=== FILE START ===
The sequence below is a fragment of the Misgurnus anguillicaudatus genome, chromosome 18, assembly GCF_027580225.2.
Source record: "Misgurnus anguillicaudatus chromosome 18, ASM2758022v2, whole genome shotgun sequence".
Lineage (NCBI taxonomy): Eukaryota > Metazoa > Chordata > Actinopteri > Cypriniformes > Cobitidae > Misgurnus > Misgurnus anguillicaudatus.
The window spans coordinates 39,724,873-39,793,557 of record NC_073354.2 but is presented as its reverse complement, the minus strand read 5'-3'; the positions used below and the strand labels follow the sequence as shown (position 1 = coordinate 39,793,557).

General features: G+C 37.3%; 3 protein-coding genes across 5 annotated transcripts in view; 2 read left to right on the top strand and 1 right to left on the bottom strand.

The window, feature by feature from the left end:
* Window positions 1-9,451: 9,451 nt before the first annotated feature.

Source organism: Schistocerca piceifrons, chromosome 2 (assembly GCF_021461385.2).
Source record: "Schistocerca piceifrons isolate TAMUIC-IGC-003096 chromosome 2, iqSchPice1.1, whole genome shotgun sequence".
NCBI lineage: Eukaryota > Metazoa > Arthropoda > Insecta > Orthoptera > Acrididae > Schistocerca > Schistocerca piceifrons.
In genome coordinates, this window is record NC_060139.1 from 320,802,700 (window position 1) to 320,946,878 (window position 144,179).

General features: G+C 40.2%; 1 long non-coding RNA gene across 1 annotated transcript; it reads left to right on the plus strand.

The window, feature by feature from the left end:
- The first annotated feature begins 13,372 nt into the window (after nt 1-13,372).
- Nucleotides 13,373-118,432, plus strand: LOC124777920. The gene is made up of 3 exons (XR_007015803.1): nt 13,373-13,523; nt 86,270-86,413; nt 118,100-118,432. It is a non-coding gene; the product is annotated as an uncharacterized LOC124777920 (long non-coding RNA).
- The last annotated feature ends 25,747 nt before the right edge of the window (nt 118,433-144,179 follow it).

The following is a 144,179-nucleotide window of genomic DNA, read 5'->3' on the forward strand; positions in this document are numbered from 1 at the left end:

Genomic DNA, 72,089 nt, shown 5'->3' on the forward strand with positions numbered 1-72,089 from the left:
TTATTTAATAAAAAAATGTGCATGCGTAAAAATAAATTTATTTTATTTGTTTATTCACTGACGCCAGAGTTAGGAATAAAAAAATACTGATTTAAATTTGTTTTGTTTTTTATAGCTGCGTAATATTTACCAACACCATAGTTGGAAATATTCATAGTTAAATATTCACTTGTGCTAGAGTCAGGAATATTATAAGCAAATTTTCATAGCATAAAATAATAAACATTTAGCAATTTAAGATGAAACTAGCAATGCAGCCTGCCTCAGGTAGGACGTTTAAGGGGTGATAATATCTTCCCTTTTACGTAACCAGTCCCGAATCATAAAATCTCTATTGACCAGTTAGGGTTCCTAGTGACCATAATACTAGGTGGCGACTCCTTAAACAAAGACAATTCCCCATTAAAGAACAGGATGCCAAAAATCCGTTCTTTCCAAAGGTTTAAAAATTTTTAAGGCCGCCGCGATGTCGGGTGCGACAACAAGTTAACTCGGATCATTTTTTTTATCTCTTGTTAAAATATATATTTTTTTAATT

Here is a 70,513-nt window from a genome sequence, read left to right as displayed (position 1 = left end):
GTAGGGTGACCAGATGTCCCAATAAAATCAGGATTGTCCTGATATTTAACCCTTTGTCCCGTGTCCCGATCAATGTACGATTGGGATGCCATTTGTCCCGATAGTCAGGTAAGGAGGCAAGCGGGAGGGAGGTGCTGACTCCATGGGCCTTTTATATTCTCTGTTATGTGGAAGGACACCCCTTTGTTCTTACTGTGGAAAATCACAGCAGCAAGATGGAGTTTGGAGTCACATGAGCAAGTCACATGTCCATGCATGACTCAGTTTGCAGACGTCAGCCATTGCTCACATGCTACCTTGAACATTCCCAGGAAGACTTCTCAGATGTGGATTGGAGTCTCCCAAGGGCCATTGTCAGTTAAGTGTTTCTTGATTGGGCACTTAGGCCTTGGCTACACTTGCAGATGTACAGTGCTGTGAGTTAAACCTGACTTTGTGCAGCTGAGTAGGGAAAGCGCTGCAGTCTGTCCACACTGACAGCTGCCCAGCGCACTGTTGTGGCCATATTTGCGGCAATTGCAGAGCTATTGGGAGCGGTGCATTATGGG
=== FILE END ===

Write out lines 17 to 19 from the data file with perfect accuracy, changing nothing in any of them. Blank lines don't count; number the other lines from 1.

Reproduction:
The following is a 144,179-nucleotide window of genomic DNA, read 5'->3' on the forward strand; positions in this document are numbered from 1 at the left end:

Genomic DNA, 72,089 nt, shown 5'->3' on the forward strand with positions numbered 1-72,089 from the left:
TTATTTAATAAAAAAATGTGCATGCGTAAAAATAAATTTATTTTATTTGTTTATTCACTGACGCCAGAGTTAGGAATAAAAAAATACTGATTTAAATTTGTTTTGTTTTTTATAGCTGCGTAATATTTACCAACACCATAGTTGGAAATATTCATAGTTAAATATTCACTTGTGCTAGAGTCAGGAATATTATAAGCAAATTTTCATAGCATAAAATAATAAACATTTAGCAATTTAAGATGAAACTAGCAATGCAGCCTGCCTCAGGTAGGACGTTTAAGGGGTGATAATATCTTCCCTTTTACGTAACCAGTCCCGAATCATAAAATCTCTATTGACCAGTTAGGGTTCCTAGTGACCATAATACTAGGTGGCGACTCCTTAAACAAAGACAATTCCCCATTAAAGAACAGGATGCCAAAAATCCGTTCTTTCCAAAGGTTTAAAAATTTTTAAGGCCGCCGCGATGTCGGGTGCGACAACAAGTTAACTCGGATCATTTTTTTTATCTCTTGTTAAAATATATATTTTTTTAATT